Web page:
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ESS102H1 (104)
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6 Biological Processes.doc

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Department
Earth Sciences
Course
ESS102H1
Professor
John Ferris
Semester
Winter

Description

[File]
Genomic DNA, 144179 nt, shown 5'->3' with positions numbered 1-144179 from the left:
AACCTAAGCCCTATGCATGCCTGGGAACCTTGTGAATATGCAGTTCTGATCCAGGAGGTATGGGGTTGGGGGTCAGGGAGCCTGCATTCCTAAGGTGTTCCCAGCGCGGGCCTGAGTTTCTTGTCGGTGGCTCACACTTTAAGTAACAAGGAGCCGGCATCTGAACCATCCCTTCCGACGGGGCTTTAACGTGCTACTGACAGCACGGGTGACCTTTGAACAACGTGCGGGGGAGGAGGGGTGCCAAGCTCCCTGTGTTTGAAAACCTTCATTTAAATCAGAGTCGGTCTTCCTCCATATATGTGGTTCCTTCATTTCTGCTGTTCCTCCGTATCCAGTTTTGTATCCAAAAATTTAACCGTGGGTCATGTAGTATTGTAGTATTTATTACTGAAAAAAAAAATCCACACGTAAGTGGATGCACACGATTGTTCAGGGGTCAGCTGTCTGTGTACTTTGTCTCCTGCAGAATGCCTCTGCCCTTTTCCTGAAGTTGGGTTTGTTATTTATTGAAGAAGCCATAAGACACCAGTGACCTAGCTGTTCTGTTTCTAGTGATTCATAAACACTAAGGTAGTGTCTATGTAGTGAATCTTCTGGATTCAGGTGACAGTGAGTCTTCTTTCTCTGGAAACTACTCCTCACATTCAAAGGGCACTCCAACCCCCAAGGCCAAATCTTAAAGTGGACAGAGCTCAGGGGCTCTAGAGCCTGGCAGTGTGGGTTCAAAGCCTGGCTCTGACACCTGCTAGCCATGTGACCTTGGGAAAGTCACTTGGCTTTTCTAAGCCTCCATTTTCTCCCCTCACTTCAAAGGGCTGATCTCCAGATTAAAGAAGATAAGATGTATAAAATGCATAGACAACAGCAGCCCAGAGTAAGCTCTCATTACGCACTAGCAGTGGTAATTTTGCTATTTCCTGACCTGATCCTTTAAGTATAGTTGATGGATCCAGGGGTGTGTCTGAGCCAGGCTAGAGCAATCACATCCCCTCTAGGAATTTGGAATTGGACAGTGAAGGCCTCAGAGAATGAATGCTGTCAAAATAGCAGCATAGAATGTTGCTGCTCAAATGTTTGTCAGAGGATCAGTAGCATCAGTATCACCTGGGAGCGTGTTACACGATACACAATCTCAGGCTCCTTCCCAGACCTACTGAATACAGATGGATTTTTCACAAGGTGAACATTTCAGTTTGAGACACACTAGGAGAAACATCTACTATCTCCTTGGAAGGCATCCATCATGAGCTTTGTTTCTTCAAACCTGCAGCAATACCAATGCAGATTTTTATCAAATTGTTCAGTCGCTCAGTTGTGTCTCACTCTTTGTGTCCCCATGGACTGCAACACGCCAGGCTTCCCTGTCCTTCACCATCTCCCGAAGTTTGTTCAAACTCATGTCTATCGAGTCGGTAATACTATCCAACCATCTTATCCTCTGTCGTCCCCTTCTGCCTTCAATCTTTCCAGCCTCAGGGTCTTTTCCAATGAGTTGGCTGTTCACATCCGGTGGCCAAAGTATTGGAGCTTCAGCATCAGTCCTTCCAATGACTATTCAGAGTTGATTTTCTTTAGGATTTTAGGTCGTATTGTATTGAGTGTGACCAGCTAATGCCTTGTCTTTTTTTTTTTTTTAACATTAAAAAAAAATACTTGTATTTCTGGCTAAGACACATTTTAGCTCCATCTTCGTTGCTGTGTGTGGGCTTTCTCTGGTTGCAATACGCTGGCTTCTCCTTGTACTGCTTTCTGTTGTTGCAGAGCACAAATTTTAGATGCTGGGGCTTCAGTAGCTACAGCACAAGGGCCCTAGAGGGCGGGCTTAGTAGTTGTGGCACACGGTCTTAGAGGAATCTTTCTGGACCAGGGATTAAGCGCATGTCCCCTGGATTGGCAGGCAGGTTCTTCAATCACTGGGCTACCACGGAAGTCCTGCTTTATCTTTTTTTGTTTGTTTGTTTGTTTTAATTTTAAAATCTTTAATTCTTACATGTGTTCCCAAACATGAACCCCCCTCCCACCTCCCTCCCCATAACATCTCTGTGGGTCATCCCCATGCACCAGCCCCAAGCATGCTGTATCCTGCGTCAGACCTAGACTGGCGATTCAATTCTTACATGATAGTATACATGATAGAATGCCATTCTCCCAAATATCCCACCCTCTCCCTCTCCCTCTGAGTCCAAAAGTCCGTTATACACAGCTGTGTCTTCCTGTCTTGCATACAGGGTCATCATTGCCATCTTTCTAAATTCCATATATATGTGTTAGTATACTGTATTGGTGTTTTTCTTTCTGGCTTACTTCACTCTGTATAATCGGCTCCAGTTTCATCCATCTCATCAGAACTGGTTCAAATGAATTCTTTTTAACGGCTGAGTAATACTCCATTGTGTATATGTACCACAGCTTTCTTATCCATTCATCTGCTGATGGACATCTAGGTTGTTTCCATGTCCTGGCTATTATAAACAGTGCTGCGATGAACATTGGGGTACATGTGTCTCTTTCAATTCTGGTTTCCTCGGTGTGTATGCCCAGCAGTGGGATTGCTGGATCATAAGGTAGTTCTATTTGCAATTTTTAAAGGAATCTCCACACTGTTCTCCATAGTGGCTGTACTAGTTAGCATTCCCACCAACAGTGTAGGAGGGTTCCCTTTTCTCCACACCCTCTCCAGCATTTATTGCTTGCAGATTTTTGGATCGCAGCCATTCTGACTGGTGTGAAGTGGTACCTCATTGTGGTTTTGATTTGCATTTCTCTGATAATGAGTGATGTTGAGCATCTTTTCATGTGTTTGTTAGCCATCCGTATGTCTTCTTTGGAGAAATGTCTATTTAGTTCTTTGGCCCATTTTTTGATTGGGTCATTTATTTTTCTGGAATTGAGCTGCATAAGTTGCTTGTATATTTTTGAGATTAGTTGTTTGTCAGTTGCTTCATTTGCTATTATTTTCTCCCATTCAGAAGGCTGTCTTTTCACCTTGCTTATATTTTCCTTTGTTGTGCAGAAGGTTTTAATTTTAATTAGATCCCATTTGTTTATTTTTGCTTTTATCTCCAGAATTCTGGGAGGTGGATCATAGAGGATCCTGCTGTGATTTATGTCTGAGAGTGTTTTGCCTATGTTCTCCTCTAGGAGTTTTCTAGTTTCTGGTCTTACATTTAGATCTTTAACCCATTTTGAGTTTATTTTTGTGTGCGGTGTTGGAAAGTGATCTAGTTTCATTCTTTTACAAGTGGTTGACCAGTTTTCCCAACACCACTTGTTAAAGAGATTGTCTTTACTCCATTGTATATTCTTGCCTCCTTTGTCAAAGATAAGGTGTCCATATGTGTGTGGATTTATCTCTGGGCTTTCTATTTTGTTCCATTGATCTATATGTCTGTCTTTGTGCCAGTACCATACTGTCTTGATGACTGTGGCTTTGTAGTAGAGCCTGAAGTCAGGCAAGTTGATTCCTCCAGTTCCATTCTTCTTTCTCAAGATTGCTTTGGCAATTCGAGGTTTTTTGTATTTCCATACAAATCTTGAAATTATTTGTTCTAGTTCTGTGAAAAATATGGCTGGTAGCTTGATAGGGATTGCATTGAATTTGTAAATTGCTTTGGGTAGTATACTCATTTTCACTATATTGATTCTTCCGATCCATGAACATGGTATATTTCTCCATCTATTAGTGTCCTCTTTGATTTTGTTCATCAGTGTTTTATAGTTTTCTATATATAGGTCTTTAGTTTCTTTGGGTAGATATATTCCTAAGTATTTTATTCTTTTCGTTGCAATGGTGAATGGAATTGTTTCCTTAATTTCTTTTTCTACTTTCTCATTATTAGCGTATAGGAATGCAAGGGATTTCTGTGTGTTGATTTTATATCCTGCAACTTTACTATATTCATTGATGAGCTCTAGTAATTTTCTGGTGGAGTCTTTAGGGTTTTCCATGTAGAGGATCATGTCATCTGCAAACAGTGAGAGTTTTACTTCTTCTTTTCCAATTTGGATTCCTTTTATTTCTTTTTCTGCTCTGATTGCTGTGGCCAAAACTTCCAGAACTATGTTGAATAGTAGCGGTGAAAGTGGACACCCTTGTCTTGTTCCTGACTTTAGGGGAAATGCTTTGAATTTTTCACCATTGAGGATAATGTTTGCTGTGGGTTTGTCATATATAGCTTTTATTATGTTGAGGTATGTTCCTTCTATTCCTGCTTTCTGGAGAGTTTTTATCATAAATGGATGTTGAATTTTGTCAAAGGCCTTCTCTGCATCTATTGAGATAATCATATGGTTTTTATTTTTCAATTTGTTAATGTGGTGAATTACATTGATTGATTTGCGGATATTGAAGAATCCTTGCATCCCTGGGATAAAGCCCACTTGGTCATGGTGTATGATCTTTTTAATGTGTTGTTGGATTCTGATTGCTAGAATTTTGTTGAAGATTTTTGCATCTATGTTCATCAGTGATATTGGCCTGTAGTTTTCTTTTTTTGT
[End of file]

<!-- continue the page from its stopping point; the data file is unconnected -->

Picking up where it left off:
6 Biological Mediation of Oxidation-Reduction Reactions The capacity of living organisms to mediate oxidation-reduction reactions is surpassed only by the tremendous diversity of life on Earth, particularly among microorganisms that inhabit virtually every conceivable environment where liquid water is found. Redox processes are essential in bioenergetics and intermediary metabolism, and intimately couple all biological entities physicochemically to their surroundings. This coupling further sustains a wide spectrum of vital and dynamic relationships that underpin intense biogeochemical cycling of redox sensitive elements such as carbon, oxygen, nitrogen, iron, and sulfur. 6.1 Redox Reactions and Energy Flow In oxidation-reduction reactions, electrons are donated from the oxidation of reduced ions or molecules characterized by a low half-cell Eh, to oxidants with a higher half-cell Eh. Such reactions are characterized by equilibrium constants and reaction quotients K eqQ (i.e., bias towards a greater proportion of products compared to reactants at equilibrium) with a corresponding value for ΔG < 0 as inferred from the general relationship ΔG = −nFΔEh With ΔEh = Eh reduction(electronaccepoxidation(electrondonor) Spontaneous chemical reactions (i.e., ΔG < 0; K > eq are, in thermodynamic terms, exergonic. This is especially true of oxidation reactions, and means that work is done as energy is released by the reaction and moves into the surrounding region. As a consequence, the reaction is accompanied by an increase in entropy that is manifest in physical terms by the breaking of molecular bonds or relaxation of an unstable ionic configuration. On the other hand, endergonic reactions are not spontaneous (i.e., ΔG > 0) and must absorb energy to proceed. This is typical of reduction reactions, which in order to proceed, must be coupled with a strongly exergonic reaction through a shared intermediate, as illustrated in Table 6.1. The work accomplished by the absorption of energy corresponds to an unfavorable decrease in entropy that extends from the formation of higher energy molecular bonds or excitation of ion electronic states. In terms of low temperature aqueous geochemistry, most inorganic redox processes are dominated by spontaneous oxidation reactions as the Earth system struggles towards equilibrium through the release of energy. This inevitable march towards equilibrium is accompanied by a progressive increase in entropy. The parade in the opposite direction towards dysequilibrium is sustained entirely by biological activity. A 1 contrasting situation is provided by the surface of Mars, which at one time may have sustained a surface biosphere, but now exists as a highly oxidized desert. Table 6.1: Coupling of an endergonic reaction with a strongly exergonic reaction through a shared intermediate. o Endergonic reaction X + Y = XY K 1 1.0 ΔG > 0 o Exergonic reaction AB = A + B K 2> 1.0 ΔG << 0 Shared intermediate reactions X + AB = XB + A XB + Y = XY + B Overall exergonic reaction o X + Y + AB = A + B + XY K Coupled K 1 2 0 ΔG < 0 A critical point for understanding the impact of biological activity on oxidation- reduction reactions and energy flow is that living organisms are exceptionally proficient at the exercise of coupling exergonic reactions to endergonic reactions. The principle result of this proficiency is that living organisms are capable of synthesizing a bewildering inventory of chemical substances to support their growth and diversification. One of the most important reactions used in biological systems to drive endergonic reactions is the hydrolysis of adenosine triphosphate (ATP); cleavage of either a phosphate (P) ir pyrophosphate (PP) froi ATP to yield adenosine diphosphate (ADP) or adenosine monophosphate (AMP) is highly exergonic o ATP = ADP + P i ΔG = -30.5 kJ/mol ATP = AMP + PP ΔG = -45.6 kJ/mol i When coupled to endergonic reactions, the hydrolysis of ATP gives rise to a shared phosphorylated (i.e., activated) intermediate (cf. Table 6.1 where AB = ATP; A = ADP or AMP; B = P oriPP) thit makes the overall reaction spontaneous. 2 The most fundamental thermodynamic premise that can be applied to energy flow in biological systems is that oxidation reactions are intrinsically spontaneous and yield energy. There is nothing too exceptional about this realization other than the coupling of a half-cell reductant reaction (i.e., electron donor) with an especially low Eh to a half- cell oxidation reaction (i.e., electron acceptor) with an especially high Eh may be o exergonic to the point of being explosive and destructive. In such instances, the release of energy occurs so quickly that it escapes into the surroundings of the system and no manifest work is done, such as the formation of molecular bonds or excitation of ion electronic states. Instead, only a rapid increase in entropy is achieved. A compelling example of this is what can happen when molecular oxygen (i.e., a strong oxidant and o electron acceptor, Eh = 1.23 V) mixes with molecular hydrogen (i.e., a strong reductant and electron donor, Eh = 0 V) under less than optimal conditions, as witnessed by the 1 Hindenburg disaster . The problem of a potentially explosive release of energy from the rapid oxidation o of a highly reduced compound with a low Eh is circumvented biologically by using a series of intermediate redox reactions where electrons are transferred to the coenzyme nicotinamide adenine dinucleotide (NAD + H + 2e = NADH). These reactions occur mainly during the step-wise metabolism of organic compounds in glycolysis and in the citric acid cycle. In this way, the energy released at each oxidation step is captured in reduced NADH, which plays a variety of roles in metabolism as an electron carrier. The most important role of NADH in bioenergetics is that it serves as the primary + electron donor for oxidative phosphorylation. This begins when NAD is regenerated from the oxidation of NADH by the first elements of a membrane bound electron 2 transport chain . As electrons are shuttled sequentially between carriers with ever increasing Eh values, the energy released at each oxidation step is used to pump protons outwards across the membrane. This creates a proton gradient and a source of potential energy that is used to synthesize ATP as protons are transported by ATP synthase back across the membrane. Ultimately, the electrons derived from NADH are transferred to a o terminal electron acceptor characterized by a high Eh value (e.g., molecular oxygen). Example 6.1 The ultimate electron acceptor for the oxidation of NADH in the electron transport chain is oxygen. The two half-cell reactions are + + - o NAD + 2H + 2e = NADH; E = 0.090 V + - o ½ O +22H + 2e = H O; E = 1223 V 1On March 6, 1937 the German airship Hindenburg caught fire and was destroyed within one minute as the buoyant hydrogen gas cells of the craft erupted in flames. 2Electron transport chains are associated with the mitochondrial membranes of Eukaryotes and the plasma membrane of Prokaryotes. 3 The overall reaction is NADH + ½ O + H =2NAD + H O + 2 ΔE for the reaction is ΔE = E o(electron acceptor(electron donor)23 – 0.090 = 1.14 V And ΔG is o ΔG = -nFΔE = -[(2)(96480)(1.14)/1000] = -220 kJ/mol In glycolysis, 6-carbon hexose sugars are converted using ATP into two molecules of glyceraldehyde-3-phosphate. Then NAD and P are used to oxiiize and phosphorylate glyceraldehyde-3-phosphate to form 1,3 Bisphosphoglycerate. This high- energy mixed-acid anhydride is used for substrate level phosphorylation, which yields two molecules of ATP and pyruvate. Under aerobic conditions, pyruvate is eventually metabolized to CO and 2 O via 2he citric acid cycle, and NAD is regenerated by electron transport. Under anaerobic fermentation conditions, NADH is oxidized by + pyruvate to regenerate NAD and form a variety of products, including ethanol and CO , 2 or lactate. This is important for the continuation of glycolysis because without + regeneration of NAD , the reduced coenzyme would accumulate and glycolysis would stop. An especially important bioenergetic process is the use of photo-oxidation for ATP formation (i.e., photophosphorylation), and to reduce a phosphorylated NAD + + molecule, NADP , to NADPH as a source of reducing power. These are the light- dependent reactions of photosynthesis in which light energy from the absorption of photons is used to excite electrons in a light harvesting complex (LHC) comprised of pigment molecules such as the chlorophylls of plants and algae, phycobilins of cyanobacteria, or bacteriochlorphylls of purple bacteria and green sulfur bacteria . For most compounds that absorb light, excited electrons simply return to their ground state and the absorbed energy is given-up as heat; however, excited electrons in a LHC are transferred into electron transport chains that facilitate the generation of ATP and NADPH. The electrons lost from the LHC are subsequently replaced by the 3 oxidation of water in plants, algae and cyanobacteria ; this results in the production of molecular oxygen from which the term oxygenic photosynthesis is derived. In purple bacteria, electrons removed from the excited LHC are recycled after being passed through an electron transport chain to make ATP via ATP synthase. In order to make NADPH, purple bacteria use a wide variety of electron donors (e.g., H , H S, S , organic 0 2 2 3The primary electron donor in oxygenic photosynthesis is referred to as P680, which has an absorption maximum at 680 nm in the red range of the spectrum. P680 is the strongest known biological oxidizing agent with an estimated Eh ~ 1.3 V. This is what makes it possible for P680 to oxidize water